Why does Willy both defend and criticize Biff in Death of a Salesman by Arthur Miller?
The love/hate relationship between Willy and Biff stems from three events that changed the perception that the men had of one another:
- uncovering who each of them really is
- ending their sham dynamics and
- realizing the difference between their fantasies versus their reality.
Willy saw in Biff both his future dreams and his shattered dreams. Biff was the source of Willy's hopes and possibilities. When Biff was no longer Willy's symbol of success, Willy's former admiration transformed into rejection. All is further complicated by the fact that, regardless of it all, they are still father and son.
How it all began
From the very beginning of the play Death of a Salesman, the audience can perceive that there is an inner conflict between the character of Willy Loman and both of his children. This becomes evident when Biff tells his brother Happy about his father, Willy:
"Everything I say there's a twist of mockery on his face. I can't get near him."
The problem between Willy and Biff started when the latter was 17. Willy adored Biff, who had grown up to become a good-looking, tall, athletic, and witty teenager. Willy relished basking in the light of his very popular son, who represented everything that Willy believed in. He saw in Biff someone who, at a very early age, had accomplished the earmarks of the American Dream, according to Willy.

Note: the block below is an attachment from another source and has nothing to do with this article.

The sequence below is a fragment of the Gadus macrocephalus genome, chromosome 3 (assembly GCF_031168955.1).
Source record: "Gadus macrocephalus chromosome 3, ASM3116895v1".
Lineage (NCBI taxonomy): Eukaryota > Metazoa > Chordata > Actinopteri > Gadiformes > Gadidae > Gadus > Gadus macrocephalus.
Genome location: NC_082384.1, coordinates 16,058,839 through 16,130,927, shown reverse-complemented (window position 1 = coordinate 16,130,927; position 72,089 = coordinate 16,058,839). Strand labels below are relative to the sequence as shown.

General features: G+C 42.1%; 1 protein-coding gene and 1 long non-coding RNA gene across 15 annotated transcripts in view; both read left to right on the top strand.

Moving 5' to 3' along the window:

Willy loved so much to vicariously mesh himself into Biff's persona that he transferred all of his views of life, and of himself, onto his son: In Willy's eyes, Biff was basically a better, perfected, much more successful version of himself.
In turn, Biff loved and admired his father; at least, he admired the version of his father that Willy presented to him--someone who is also well-liked and very successful.
However, all of this imagery and mutual admiration was over once Biff discovered that Willy cheated on Linda, Biff's mother. His view of his father, and the persona of the fatherly hero that Biff once held so true, shattered him enormously. As such, he refused to continue being a part of the dyad that once were Willy and Biff. Biff goes away, leads an unsuccessful and unfulfilling life, and becomes everything that Willy feared and dreaded.
As such, Willy now sees Biff as a defector, or a traitor, of what could have been a great alliance. Biff is a failure of the American Dream. He is no different than Willy--the difference is that Willy insists on living in a fantasy world.
Willy has an unhealthy type of fixation with success; one which is entirely shallow and superficial. Hence, rather than exploring ways to mend the relationship with Biff and see how his son could be happier, he rejects Biff's lifestyle and takes it as a direct attack on his own dreams.